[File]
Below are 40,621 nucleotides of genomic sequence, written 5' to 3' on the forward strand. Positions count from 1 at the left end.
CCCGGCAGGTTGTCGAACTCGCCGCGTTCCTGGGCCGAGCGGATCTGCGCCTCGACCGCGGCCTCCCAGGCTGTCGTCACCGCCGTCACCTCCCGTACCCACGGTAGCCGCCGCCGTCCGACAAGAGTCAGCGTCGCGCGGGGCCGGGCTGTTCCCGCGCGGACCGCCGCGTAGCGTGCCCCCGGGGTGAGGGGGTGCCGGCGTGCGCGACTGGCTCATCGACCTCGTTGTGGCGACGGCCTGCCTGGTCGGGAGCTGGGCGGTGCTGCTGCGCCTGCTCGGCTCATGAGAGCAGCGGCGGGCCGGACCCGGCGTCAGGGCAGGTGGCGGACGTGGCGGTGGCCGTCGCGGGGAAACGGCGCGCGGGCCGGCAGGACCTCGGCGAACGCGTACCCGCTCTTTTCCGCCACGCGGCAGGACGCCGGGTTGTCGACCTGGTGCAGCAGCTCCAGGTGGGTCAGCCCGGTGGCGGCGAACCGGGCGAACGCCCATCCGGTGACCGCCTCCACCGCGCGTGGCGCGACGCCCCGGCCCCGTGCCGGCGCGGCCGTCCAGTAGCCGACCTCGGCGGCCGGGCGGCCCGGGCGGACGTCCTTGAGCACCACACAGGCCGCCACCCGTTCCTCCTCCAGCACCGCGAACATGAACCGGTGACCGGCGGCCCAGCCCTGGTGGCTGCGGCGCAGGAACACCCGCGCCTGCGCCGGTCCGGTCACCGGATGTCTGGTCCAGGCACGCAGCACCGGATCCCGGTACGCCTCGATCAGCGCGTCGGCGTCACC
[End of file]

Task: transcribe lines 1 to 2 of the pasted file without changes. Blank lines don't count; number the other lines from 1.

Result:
Below are 40,621 nucleotides of genomic sequence, written 5' to 3' on the forward strand. Positions count from 1 at the left end.
CCCGGCAGGTTGTCGAACTCGCCGCGTTCCTGGGCCGAGCGGATCTGCGCCTCGACCGCGGCCTCCCAGGCTGTCGTCACCGCCGTCACCTCCCGTACCCACGGTAGCCGCCGCCGTCCGACAAGAGTCAGCGTCGCGCGGGGCCGGGCTGTTCCCGCGCGGACCGCCGCGTAGCGTGCCCCCGGGGTGAGGGGGTGCCGGCGTGCGCGACTGGCTCATCGACCTCGTTGTGGCGACGGCCTGCCTGGTCGGGAGCTGGGCGGTGCTGCTGCGCCTGCTCGGCTCATGAGAGCAGCGGCGGGCCGGACCCGGCGTCAGGGCAGGTGGCGGACGTGGCGGTGGCCGTCGCGGGGAAACGGCGCGCGGGCCGGCAGGACCTCGGCGAACGCGTACCCGCTCTTTTCCGCCACGCGGCAGGACGCCGGGTTGTCGACCTGGTGCAGCAGCTCCAGGTGGGTCAGCCCGGTGGCGGCGAACCGGGCGAACGCCCATCCGGTGACCGCCTCCACCGCGCGTGGCGCGACGCCCCGGCCCCGTGCCGGCGCGGCCGTCCAGTAGCCGACCTCGGCGGCCGGGCGGCCCGGGCGGACGTCCTTGAGCACCACACAGGCCGCCACCCGTTCCTCCTCCAGCACCGCGAACATGAACCGGTGACCGGCGGCCCAGCCCTGGTGGCTGCGGCGCAGGAACACCCGCGCCTGCGCCGGTCCGGTCACCGGATGTCTGGTCCAGGCACGCAGCACCGGATCCCGGTACGCCTCGATCAGCGCGTCGGCGTCACC